Well I’m headed out once again. Since late April, I’ve been on the road more than at home. And, it’s no different Thanksgiving weekend. I’m headed to Charleston, South Carolina to shoot and have some fun while I’m there. For this trip I’m only packing my Fuji X-T2. For lenses I’m taking the Fuji 16-55 2.8 for the classic landscapes, the 50-140 2.8, my fabulous 18-55 2.8-4.0 to use when walking around town, and at the last minute I threw in the Zeiss 12mm 2.8/Touit. I was actually taking some photos of the Zeiss in order to put it on eBay but decided last minute to take it with me one last time — I just wanted to give it one more shot (pun intended) before I list it for sale. I’m leaving behind all the primes including my prized 16mm 1.4, plus my other 1.4 primes. I’m also packing my Mavic Pro Platinum for some aerials, some spare drone and seven camera batteries plus some filters. All of this fits in my Amazon Basic camera backpack which I have to say that for a whopping 39.95US has been used now over five years, and it’s still amazing! Out of my twelve camera bags, it’s the bag that always hits the road with me. The bag has a ton of room, plus a laptop pocket that holds my 15″ MacBook – but on this trip only my 11″ MacBook Air is traveling with me in order to keep it light(er).
In addition to the Amazon backpack I’m also packing a small, lightweight Lowepro which holds my camera body with grip (if I choose to carry it) and lens, plus an extra lens and my batteries. It literally weighs ounces and I can fold it up and stick it in the outside pocket of my backpack or store it in my luggage.
So, I’ll be off now… Take care. Have a fantastic Thanksgiving holiday for those of you that celebrate it.
Over the weekend I came to a conclusion. And that conclusion was that I was unhappy with the images coming out of my X-T2 at higher ISO’s — I talking about 400 and above. This is something I had been noticing over the past several months, Way too noisy, and the images just didn’t look good, or right to my eyes. I have been fiddling with controls and setting in a lame attempt to fix the issue by making incremental changes and nothing worked. Finally, on Saturday, I did it. I went into the menu system and did a complete system reset. Done. No more fiddling around, it was almost as it came out of the box! Another setting I was getting tired of was my auto ISO setting whereas I had the ISO dial set to AUTO, and I used the front command dial to change the ISO on the fly. For the life of me, I couldn’t figure out what I did to set that function, and I wanted it gone. So the reset took care of it, and all my other functions I had set up over the last two years. The results: BACK to shooting bliss. It took me quite a while to get some of my settings back and I had to go back to the manual a few times but my man oh man the change in image quality, and camera function is day and night difference! Love it! Seriously. To my eyes the jpeg and the raw files look better – cleaner, less noisy; I purposely shot at ISO 3200 and higher which I was avoiding, and I was very happy with the level of noise. Again the difference is day and night after the reset.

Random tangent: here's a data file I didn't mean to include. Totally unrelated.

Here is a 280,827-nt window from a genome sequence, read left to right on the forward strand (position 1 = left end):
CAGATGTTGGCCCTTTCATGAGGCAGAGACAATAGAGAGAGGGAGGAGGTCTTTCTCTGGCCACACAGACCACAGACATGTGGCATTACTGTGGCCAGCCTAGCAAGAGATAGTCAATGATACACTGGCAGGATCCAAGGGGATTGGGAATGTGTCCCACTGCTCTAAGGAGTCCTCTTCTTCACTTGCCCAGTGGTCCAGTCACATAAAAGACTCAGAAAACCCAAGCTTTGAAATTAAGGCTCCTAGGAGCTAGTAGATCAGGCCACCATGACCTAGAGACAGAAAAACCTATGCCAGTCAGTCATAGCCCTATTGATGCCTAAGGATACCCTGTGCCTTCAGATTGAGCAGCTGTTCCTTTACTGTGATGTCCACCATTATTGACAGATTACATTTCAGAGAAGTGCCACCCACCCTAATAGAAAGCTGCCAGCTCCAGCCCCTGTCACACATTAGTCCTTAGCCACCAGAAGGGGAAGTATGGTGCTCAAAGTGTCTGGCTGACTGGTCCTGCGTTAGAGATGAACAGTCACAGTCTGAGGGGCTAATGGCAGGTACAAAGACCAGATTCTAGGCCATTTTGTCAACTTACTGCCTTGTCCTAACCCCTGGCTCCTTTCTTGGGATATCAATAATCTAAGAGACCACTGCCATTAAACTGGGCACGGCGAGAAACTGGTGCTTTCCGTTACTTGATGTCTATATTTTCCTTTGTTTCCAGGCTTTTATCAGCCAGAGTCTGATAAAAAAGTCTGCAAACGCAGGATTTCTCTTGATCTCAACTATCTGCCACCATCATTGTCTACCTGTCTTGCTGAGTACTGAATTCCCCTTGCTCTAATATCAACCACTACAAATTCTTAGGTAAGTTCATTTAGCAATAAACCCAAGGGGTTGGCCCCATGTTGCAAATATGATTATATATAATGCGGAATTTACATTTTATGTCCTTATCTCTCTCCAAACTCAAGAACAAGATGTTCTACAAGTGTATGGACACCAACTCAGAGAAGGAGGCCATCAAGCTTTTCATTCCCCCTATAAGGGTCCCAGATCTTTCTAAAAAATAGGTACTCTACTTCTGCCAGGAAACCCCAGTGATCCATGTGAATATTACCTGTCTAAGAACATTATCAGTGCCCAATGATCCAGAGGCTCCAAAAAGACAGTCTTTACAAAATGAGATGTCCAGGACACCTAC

So if you are having issues, maybe this is something you may want to consider.
Since i received my X-T2 about two years ago I’ve been playing with the memory card configuration. I’ve tried all the option: Sequential, Raw/Jpeg, and Backup.
Sequential: It just works. No worries. Fill up the card in slot 1, and the camera automatically rolls over and begins using slot 2. A no brainer there. Great for casual shooting, and casual shooters — of which I’m neither.
Raw/Jpeg: This is the option I’ve most often used. I always shoot raw/jpeg anyway but wind up keeping the raw files, and deleting the jpegs 90% of the time. This option makes it so much easier not having to load both jpeg/raw’s together. I just pop the card containing the raw files out of the camera, and import my images into LR. Easy enough. The only problem I find is if the card containing the raw files is for some reason corrupted or somehow damaged I’m left with only the jpegs. Now don’t get me wrong, the jpegs are nothing to sneeze at; as a matter of fact, the fuji jpegs are just amazing out of the box but as a travel, landscape and stock photographer I ‘really’ need those raw files. Granted, I’ve been shooting digital since 2002 (back then using “Smartmedia” cards in my Fuji 4900z) and in all this time I’ve only had one card go bad on me. This particular CF card actually worked and I would have never, ever know it wasn’t working – that is – until I pulled the card out of my D700 at the time, uploaded the images to my computer and discovered that a Nikon raw file was missing every four-five images! I would never had known this if I had just formatted the card, and went on my merry way. This is why I always purchase, and test, test, test. I wound up returning the card for a refund, but continued to use my other Transcend cards with full confidence. Frankly, I think it was just a bad sector on the card, that formatting both in camera and in computer did not fix.
Backup: This is it. This is nirvana! Yes. I found it. This week, after much trial and error and flip-flopping between the three methods I’ve decided to use this option going forward. Even though I have not experienced a catastrophic card failure while out in the field, I still feel much better knowing that I have a “backup” of both jpegs and raw files on card 2. The way I’ve set this up is to use a 32G card in slot 1 of the X-T2, and then use my 128G card as a backup in slot 2. Yes, the backup card is massive; I normally would never, ever use a card this large in any camera but for backup? Why not.
There are two very important reasons why using very large memory cards is not the most optimal solution:
Two cards, identical speeds, 32G and say 128G or 256G, the smaller card will ALWAYS write and read faster. Proven point.